Yup, in that time frame we've increased pollution massively, had some of the biggest ecological disasters ever, had the most destructive conflict in history ever, systematically killed six million people in industrial death factories, killed millions in China, the USSR, Cambodia, Bosnia... and "ethnically cleansed" many other areas, invented nuclear weapons and used them on two cities, witnessed the rise of fundamentalist terrorism, globalisation, we continue to ignore the millions who die from preventable diseases, we've had wars in more places than it is worth listing and so many, many more examples of man's voluntary and wilful inhumanity to man...

Yup...


Now, if we could just stop being dicks to each other for a few minutes, imagine what we might really achieve.

All that being said, New Horizons is indeed cool. :P

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Enjay said:

Yup, in that time frame we've increased pollution massively, had some of the biggest ecological disasters ever, had the most destructive conflict in history ever, systematically killed six million people in industrial death factories, killed millions in China, the USSR, Cambodia, Bosnia... and many other areas, invented nuclear weapons and used them on two cities, witnessed the rise of fundamentalist terrorism, globalisation, we continue to ignore the millions who die from preventable diseases, we've had wars in more places than it is worth listing and so many, many more examples of man's voluntary and wilful inhumanity to man...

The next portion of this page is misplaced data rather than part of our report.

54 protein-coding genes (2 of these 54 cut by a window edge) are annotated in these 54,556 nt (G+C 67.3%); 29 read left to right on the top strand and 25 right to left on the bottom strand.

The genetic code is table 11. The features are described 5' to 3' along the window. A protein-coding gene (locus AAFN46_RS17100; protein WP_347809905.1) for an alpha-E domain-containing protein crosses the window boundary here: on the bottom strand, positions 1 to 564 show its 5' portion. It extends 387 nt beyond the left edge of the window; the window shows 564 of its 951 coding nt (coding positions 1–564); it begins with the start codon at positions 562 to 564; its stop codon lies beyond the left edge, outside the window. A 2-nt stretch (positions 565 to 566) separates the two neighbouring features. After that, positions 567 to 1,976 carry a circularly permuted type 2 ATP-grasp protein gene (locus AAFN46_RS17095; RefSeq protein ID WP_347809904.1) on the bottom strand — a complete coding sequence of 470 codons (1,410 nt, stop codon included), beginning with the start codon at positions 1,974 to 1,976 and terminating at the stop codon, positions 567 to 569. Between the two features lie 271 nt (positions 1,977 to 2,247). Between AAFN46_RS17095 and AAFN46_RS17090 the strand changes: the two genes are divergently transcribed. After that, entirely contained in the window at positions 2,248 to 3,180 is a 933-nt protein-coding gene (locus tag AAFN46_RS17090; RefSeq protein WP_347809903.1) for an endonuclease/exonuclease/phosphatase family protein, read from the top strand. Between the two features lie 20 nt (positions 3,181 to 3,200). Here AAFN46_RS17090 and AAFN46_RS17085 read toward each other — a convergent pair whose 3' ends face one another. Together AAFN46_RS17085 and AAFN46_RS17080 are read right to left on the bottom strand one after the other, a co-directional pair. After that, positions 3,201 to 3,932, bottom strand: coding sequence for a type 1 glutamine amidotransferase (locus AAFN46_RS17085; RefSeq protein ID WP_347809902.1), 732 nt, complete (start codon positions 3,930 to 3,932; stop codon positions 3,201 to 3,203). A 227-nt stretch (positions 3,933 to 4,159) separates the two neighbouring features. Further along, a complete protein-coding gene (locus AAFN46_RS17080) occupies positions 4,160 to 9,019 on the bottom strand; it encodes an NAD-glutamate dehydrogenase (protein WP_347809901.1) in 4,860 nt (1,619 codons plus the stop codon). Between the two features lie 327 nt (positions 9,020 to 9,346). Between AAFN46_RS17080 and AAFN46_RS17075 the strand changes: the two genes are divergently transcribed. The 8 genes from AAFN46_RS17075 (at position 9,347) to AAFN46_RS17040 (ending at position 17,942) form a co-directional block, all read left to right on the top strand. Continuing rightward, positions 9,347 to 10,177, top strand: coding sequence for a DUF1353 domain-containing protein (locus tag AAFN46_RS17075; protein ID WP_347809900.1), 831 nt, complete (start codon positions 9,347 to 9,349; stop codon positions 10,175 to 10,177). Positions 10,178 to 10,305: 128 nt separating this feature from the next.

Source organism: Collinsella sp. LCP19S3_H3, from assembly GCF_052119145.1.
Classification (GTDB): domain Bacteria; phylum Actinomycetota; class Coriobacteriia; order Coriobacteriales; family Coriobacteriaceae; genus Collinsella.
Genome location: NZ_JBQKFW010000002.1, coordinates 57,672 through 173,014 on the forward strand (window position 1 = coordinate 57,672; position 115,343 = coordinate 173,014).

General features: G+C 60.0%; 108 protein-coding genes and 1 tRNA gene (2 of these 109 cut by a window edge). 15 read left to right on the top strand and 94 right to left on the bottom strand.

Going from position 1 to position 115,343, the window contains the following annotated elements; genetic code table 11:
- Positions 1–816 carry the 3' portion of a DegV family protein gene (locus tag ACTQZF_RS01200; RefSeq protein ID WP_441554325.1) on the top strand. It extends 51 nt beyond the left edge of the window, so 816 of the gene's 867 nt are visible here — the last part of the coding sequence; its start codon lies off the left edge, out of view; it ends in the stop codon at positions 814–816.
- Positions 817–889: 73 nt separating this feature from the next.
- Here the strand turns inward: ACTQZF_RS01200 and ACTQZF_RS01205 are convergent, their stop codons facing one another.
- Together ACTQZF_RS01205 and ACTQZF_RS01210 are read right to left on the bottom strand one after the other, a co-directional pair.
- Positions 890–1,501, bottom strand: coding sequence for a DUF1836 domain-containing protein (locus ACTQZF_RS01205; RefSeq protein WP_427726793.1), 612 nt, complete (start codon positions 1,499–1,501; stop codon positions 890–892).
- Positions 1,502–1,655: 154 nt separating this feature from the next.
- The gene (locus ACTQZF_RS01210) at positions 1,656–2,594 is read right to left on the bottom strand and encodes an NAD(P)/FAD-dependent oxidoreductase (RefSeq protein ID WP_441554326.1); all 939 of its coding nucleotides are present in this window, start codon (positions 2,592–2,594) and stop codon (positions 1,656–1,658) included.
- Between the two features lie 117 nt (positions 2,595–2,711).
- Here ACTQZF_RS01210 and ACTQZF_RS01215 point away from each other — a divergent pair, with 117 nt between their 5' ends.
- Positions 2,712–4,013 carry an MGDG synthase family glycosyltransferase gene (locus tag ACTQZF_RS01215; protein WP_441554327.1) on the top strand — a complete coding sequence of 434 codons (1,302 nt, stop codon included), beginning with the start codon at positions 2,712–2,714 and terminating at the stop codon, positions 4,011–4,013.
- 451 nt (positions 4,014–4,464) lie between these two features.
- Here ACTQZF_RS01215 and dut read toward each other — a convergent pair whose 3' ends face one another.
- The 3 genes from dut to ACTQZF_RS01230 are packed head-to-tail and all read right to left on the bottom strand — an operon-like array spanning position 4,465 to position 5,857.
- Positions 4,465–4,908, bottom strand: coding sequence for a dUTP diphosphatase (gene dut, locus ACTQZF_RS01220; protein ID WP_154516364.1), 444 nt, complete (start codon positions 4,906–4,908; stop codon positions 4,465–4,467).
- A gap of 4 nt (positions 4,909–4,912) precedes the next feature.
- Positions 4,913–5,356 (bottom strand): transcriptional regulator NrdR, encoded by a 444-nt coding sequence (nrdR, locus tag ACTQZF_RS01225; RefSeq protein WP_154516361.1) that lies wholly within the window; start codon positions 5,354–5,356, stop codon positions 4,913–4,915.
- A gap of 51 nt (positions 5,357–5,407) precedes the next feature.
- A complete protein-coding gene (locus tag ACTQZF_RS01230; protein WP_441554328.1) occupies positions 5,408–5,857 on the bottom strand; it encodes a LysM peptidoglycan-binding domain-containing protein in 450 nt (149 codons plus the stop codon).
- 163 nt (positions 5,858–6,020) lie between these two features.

You forgot the slow erosion of the constitution as the NSA continues to fear homegrown "terrorists" and collect phone and internet data about innocent US citizens. Not to mention mankind now has the ability for the first time in existence to completely annihilate itself and all other life on earth via nuclear war - a threat that will always be a looming possibility in the infinite time that is the future. Almost impossible to fathom what man has accomplished in such short order ;)